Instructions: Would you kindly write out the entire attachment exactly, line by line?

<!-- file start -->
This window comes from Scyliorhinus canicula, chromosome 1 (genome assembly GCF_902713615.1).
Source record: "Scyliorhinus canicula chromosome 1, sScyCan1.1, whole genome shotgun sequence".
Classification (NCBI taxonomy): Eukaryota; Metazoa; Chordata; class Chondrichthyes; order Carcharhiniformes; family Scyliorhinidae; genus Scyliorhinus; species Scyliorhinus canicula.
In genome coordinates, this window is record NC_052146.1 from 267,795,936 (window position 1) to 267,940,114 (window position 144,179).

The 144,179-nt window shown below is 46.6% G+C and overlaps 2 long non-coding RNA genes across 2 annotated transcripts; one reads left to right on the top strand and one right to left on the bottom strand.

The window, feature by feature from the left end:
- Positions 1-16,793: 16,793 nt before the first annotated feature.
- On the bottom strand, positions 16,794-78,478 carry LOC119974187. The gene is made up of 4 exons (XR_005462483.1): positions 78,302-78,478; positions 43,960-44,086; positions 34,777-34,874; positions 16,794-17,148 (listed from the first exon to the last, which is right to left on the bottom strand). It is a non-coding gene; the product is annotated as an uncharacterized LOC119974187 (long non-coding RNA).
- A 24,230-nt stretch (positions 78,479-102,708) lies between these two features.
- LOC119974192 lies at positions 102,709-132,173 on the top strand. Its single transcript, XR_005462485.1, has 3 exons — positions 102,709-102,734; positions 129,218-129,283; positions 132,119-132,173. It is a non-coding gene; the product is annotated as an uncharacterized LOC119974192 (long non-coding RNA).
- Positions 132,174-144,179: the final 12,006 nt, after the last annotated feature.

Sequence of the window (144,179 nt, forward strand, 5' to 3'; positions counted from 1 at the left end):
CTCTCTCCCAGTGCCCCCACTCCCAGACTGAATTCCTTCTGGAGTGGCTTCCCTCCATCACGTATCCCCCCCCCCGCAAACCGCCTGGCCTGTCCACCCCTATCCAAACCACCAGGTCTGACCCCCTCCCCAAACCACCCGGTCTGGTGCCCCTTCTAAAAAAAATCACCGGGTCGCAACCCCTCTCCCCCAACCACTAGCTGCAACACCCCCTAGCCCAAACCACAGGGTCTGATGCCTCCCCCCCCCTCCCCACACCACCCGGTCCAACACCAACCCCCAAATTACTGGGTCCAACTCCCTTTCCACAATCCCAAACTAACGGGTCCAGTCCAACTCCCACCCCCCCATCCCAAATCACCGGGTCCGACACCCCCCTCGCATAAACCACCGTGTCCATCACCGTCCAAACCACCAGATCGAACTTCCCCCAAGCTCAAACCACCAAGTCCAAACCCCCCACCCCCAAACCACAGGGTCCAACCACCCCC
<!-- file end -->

This window comes from Scyliorhinus canicula, chromosome 1 (genome assembly GCF_902713615.1).
Source record: "Scyliorhinus canicula chromosome 1, sScyCan1.1, whole genome shotgun sequence".
Classification (NCBI taxonomy): Eukaryota; Metazoa; Chordata; class Chondrichthyes; order Carcharhiniformes; family Scyliorhinidae; genus Scyliorhinus; species Scyliorhinus canicula.
In genome coordinates, this window is record NC_052146.1 from 267,795,936 (window position 1) to 267,940,114 (window position 144,179).

The 144,179-nt window shown below is 46.6% G+C and overlaps 2 long non-coding RNA genes across 2 annotated transcripts; one reads left to right on the top strand and one right to left on the bottom strand.

The window, feature by feature from the left end:
- Positions 1-16,793: 16,793 nt before the first annotated feature.
- On the bottom strand, positions 16,794-78,478 carry LOC119974187. The gene is made up of 4 exons (XR_005462483.1): positions 78,302-78,478; positions 43,960-44,086; positions 34,777-34,874; positions 16,794-17,148 (listed from the first exon to the last, which is right to left on the bottom strand). It is a non-coding gene; the product is annotated as an uncharacterized LOC119974187 (long non-coding RNA).
- A 24,230-nt stretch (positions 78,479-102,708) lies between these two features.
- LOC119974192 lies at positions 102,709-132,173 on the top strand. Its single transcript, XR_005462485.1, has 3 exons — positions 102,709-102,734; positions 129,218-129,283; positions 132,119-132,173. It is a non-coding gene; the product is annotated as an uncharacterized LOC119974192 (long non-coding RNA).
- Positions 132,174-144,179: the final 12,006 nt, after the last annotated feature.

Sequence of the window (144,179 nt, forward strand, 5' to 3'; positions counted from 1 at the left end):
CTCTCTCCCAGTGCCCCCACTCCCAGACTGAATTCCTTCTGGAGTGGCTTCCCTCCATCACGTATCCCCCCCCCCGCAAACCGCCTGGCCTGTCCACCCCTATCCAAACCACCAGGTCTGACCCCCTCCCCAAACCACCCGGTCTGGTGCCCCTTCTAAAAAAAATCACCGGGTCGCAACCCCTCTCCCCCAACCACTAGCTGCAACACCCCCTAGCCCAAACCACAGGGTCTGATGCCTCCCCCCCCCTCCCCACACCACCCGGTCCAACACCAACCCCCAAATTACTGGGTCCAACTCCCTTTCCACAATCCCAAACTAACGGGTCCAGTCCAACTCCCACCCCCCCATCCCAAATCACCGGGTCCGACACCCCCCTCGCATAAACCACCGTGTCCATCACCGTCCAAACCACCAGATCGAACTTCCCCCAAGCTCAAACCACCAAGTCCAAACCCCCCACCCCCAAACCACAGGGTCCAACCACCCCC